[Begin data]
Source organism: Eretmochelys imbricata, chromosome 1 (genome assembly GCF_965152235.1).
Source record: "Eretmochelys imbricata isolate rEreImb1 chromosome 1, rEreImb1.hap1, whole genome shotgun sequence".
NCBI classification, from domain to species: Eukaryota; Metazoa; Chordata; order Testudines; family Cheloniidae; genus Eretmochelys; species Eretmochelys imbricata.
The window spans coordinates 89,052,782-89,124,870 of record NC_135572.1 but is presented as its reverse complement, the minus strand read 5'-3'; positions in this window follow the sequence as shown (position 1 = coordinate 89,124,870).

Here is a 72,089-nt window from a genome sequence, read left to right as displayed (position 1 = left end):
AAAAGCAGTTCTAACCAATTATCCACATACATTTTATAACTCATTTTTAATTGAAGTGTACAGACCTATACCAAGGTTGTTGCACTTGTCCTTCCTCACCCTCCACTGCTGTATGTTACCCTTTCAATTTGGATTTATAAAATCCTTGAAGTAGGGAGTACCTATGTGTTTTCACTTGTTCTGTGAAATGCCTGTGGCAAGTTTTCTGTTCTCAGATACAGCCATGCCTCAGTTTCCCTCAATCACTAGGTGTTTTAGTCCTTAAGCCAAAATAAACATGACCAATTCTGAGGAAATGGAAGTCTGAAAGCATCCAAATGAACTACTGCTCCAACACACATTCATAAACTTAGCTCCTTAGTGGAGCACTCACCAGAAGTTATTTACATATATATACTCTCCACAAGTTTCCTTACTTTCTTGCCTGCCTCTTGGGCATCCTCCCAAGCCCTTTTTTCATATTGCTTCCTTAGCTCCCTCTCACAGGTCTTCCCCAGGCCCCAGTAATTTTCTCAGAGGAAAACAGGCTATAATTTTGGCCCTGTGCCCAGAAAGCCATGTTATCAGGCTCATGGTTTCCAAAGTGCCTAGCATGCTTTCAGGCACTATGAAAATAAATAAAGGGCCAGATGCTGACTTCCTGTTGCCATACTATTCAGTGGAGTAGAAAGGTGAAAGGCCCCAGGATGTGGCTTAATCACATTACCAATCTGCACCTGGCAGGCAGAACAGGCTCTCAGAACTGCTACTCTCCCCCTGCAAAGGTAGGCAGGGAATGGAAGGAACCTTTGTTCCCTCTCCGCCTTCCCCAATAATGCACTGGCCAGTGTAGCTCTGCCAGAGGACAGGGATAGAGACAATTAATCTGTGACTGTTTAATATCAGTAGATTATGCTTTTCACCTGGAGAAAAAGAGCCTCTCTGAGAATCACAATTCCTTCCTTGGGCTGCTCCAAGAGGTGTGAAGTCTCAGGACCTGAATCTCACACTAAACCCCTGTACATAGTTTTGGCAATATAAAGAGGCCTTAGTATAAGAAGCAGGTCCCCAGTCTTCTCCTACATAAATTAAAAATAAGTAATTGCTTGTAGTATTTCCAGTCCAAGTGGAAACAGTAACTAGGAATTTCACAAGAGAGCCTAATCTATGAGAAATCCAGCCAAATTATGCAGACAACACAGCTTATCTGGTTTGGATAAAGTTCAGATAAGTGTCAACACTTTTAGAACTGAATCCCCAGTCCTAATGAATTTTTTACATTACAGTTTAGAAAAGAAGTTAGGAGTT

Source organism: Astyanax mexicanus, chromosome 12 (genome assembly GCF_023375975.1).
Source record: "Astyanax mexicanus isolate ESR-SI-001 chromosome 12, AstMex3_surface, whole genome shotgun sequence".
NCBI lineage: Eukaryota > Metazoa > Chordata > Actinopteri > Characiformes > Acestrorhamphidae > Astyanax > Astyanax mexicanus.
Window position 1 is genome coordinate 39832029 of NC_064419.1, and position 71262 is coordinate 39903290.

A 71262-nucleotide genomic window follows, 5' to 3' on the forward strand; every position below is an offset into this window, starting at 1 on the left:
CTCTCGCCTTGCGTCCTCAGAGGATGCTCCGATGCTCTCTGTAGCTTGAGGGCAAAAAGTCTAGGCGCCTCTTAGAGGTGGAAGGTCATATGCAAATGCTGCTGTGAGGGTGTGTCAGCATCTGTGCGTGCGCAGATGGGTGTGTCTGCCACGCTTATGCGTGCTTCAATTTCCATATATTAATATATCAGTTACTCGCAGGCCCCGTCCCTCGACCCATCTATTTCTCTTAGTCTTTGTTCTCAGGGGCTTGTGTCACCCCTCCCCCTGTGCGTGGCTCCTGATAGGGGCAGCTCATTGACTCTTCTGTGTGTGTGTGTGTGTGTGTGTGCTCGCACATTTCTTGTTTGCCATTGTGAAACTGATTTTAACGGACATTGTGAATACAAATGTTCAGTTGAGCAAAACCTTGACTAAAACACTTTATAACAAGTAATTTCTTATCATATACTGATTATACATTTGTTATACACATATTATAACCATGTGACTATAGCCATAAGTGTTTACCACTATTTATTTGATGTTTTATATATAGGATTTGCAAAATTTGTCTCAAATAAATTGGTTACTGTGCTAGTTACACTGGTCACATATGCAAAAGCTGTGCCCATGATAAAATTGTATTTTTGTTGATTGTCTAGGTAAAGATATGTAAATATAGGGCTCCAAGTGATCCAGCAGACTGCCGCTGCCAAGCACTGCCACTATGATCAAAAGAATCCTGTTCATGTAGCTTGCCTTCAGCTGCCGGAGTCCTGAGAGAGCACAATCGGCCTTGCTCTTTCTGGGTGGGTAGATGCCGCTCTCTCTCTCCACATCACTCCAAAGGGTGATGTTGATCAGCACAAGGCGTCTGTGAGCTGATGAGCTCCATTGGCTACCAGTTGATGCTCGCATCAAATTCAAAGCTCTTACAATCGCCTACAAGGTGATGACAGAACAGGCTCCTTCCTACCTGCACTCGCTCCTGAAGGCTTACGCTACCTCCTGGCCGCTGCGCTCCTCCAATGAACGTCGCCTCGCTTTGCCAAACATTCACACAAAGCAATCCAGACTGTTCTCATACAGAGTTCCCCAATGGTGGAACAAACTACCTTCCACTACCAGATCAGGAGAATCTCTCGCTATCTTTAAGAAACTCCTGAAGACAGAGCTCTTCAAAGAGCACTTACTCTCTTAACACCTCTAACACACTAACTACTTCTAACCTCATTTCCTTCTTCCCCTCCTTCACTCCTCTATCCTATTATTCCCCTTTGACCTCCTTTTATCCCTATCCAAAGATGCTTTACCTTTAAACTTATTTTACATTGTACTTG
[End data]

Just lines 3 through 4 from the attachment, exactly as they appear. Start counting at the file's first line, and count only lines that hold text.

NCBI classification, from domain to species: Eukaryota; Metazoa; Chordata; order Testudines; family Cheloniidae; genus Eretmochelys; species Eretmochelys imbricata.
The window spans coordinates 89,052,782-89,124,870 of record NC_135572.1 but is presented as its reverse complement, the minus strand read 5'-3'; positions in this window follow the sequence as shown (position 1 = coordinate 89,124,870).